Wednesday, May 9, 2018

How Law Helps Explain the Sit-In Movement

In my last post I explained that one of the reasons I wrote The Sit-Ins was simply because no one else had written a book on the 1960 lunch counter sit-in movement. I felt we need a book dedicated to this important moment in U.S. history. In this post I describe why I believe a legal historian can offer fresh insights on this history.

A central argument of my book is that we can’t fully understand the history of the sit-ins without placing law in the foreground. Behind the now-iconic scenes of African American college students sitting in quiet defiance at segregated lunch counters lies a series of underappreciated legal dilemmas—about the meaning of constitutional equality, the capacity of legal institutions to remedy different forms of injustice, and the relationship between legal reform and social change. We can’t explain why the sit-ins happened and what they achieved without paying attention to the law—a point historians have generally missed.

Here are three questions about the sit-ins that attention to the distinctive legal issues involved helps to answer.

1. Why direct-action protests?

In launching their protest campaign, the students sought to offer an alternative to litigation campaigns that had promised so much but delivered so little. 

The Supreme Court’s 1954 school desegregation decision in Brown v. Board of Education had raised expectations for change, particularly among school-age African American children. These expectations had dissolved into frustration as court-centered implementation failed to move a defiant white South to desegregate its schools. When asked why they took part in the sit-ins, students often expressed frustration with the minimal progress southern states had made toward desegregating their schools.

For the students, the courts were something to be avoided—not because they might lose in court, but because even if they won, they were skeptical that real change would follow. This was the ironic lesson that the great legal victory in Brown, which six years later had yet to produce significant results in southern schools, had taught the sit-in generation.

2. Why lunch counters?

In retrospect, lunch counters seem such a self-evident target for the black freedom struggle. Yet before February 1960, lunch counters were hardly obvious targets. Established civil rights organizations had largely avoided direct challenges to this particular facet of Jim Crow. The reason why had a lot to do with their assessment of the law.

By 1960 most southern states had either removed segregation statutes from the books or no longer enforced these laws. As a matter of law, the key question was whether a private citizen who operated an eating facility, subject to no legal requirement to segregate, could make racially discriminatory choices of whom to serve. Before the sit-ins, civil rights lawyers generally assumed the answer was yes—and they steered attention and resources elsewhere.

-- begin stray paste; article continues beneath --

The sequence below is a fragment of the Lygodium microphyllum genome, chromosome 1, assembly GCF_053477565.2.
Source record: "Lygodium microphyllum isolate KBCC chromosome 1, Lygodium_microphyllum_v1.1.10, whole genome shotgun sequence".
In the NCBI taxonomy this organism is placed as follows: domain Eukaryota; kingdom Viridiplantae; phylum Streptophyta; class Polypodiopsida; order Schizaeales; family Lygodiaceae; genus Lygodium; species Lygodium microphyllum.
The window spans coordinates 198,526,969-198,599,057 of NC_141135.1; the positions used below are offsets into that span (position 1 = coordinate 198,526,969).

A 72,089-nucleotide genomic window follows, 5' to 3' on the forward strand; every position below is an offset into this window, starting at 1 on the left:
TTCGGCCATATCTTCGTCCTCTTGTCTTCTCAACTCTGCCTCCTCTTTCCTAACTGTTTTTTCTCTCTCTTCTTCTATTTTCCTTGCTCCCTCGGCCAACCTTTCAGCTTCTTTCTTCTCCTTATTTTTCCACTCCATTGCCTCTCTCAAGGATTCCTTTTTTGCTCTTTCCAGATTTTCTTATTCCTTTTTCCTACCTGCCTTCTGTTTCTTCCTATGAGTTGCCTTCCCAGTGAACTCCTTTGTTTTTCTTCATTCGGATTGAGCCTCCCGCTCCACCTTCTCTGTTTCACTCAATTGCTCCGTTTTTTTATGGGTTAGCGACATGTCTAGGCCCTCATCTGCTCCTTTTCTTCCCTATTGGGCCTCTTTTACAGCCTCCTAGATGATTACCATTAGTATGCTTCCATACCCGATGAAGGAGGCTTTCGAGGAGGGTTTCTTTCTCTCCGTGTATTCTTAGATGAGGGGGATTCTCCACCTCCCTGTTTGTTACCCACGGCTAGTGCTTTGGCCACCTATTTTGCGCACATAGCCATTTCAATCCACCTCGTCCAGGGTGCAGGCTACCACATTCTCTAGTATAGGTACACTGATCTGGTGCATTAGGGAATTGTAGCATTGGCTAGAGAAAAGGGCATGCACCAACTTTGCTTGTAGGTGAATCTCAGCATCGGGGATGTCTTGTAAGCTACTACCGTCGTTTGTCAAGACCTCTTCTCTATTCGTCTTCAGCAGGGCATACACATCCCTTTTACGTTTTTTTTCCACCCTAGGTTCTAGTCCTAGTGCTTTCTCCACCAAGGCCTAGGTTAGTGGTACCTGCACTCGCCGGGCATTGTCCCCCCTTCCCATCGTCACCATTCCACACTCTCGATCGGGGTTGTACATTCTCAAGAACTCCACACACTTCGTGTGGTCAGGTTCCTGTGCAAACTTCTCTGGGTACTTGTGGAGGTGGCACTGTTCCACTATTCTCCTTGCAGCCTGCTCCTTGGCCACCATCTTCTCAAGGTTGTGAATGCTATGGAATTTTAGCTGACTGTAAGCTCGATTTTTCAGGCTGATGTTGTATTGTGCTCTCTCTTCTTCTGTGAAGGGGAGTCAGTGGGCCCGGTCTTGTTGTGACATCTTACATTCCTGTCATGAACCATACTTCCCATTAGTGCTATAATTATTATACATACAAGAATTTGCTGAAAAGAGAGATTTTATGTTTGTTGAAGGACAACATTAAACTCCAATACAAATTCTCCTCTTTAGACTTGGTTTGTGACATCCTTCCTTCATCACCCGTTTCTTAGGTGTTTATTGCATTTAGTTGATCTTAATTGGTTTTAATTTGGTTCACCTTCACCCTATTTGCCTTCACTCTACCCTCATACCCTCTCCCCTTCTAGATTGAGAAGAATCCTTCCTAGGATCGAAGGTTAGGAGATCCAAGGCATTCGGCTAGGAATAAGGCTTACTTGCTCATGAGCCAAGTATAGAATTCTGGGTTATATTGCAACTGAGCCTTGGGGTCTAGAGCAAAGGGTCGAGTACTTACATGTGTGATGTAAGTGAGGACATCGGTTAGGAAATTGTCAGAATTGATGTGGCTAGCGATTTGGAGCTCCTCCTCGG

The relative neglect of this issue by the major civil rights groups served the student movement well. Discrimination at lunch counters was an offensive practice and no one seemed to be doing anything about it. Among the students themselves and among outside sympathizers, the sit-ins resonated in large part because it was clear that this was the students’ protest, that it was not being orchestrated by far away civil rights strategists or radical ideologues. Lawyers’ legal assessments had left public accommodations an open field for a new wave of protest activity.

3. Why was the opposition so divided?

Law also played a role in weakening the opposition to the sit-in movement.

Those opposed to the goals and tactics of the sit-ins were far from unified. They differed on the strength of their commitment to segregation, on the lengths they were willing to go to protect segregation, and the role that the police and courts should play in this contest. These divisions among southern whites were particularly consequential in the sit-in movement because of the distinctive legal issues involved.

Southern officials and local police generally wanted students arrested and prosecuted for their protest actions. Lunch counter operators, by contrast, were not anxious to send potential paying customers to jail and often hesitated to take this step. Yet, in most cases, only the operators could decide whether to press charges against sit-in protesters. Thus, those who most wanted to use the law to crack down on the students were often unable to do so, while those who least wanted to use the law were the ones who needed to start the legal process. The end result: although many protesters were arrested, the vast majority of sit-in protesters were not. The white South never unleashed its full repressive authority against the student movement.

The fact that these facilities were privately operated—the very legal factor that had initially steered civil rights lawyers away from public accommodations challenges (and that would cause them considerable difficulties in subsequent constitutional litigation on behalf of the students)—undermined efforts to mobilize in opposition to the sit-ins.


In sum, one of my goals in The Sit-Ins is to draw attention to legal issues that historians who have written about the sit-in movement often have overlooked. In my next post I’ll describe another reason I find the sit-ins such a ripe topic for legal historical inquiry: the remarkable debate over the scope of the constitutional meaning of equality the sit-in protests sparked—a debate that took place in the streets, in newspapers, in the offices of mayors, governors, and businessmen, in the courts, and in Congress.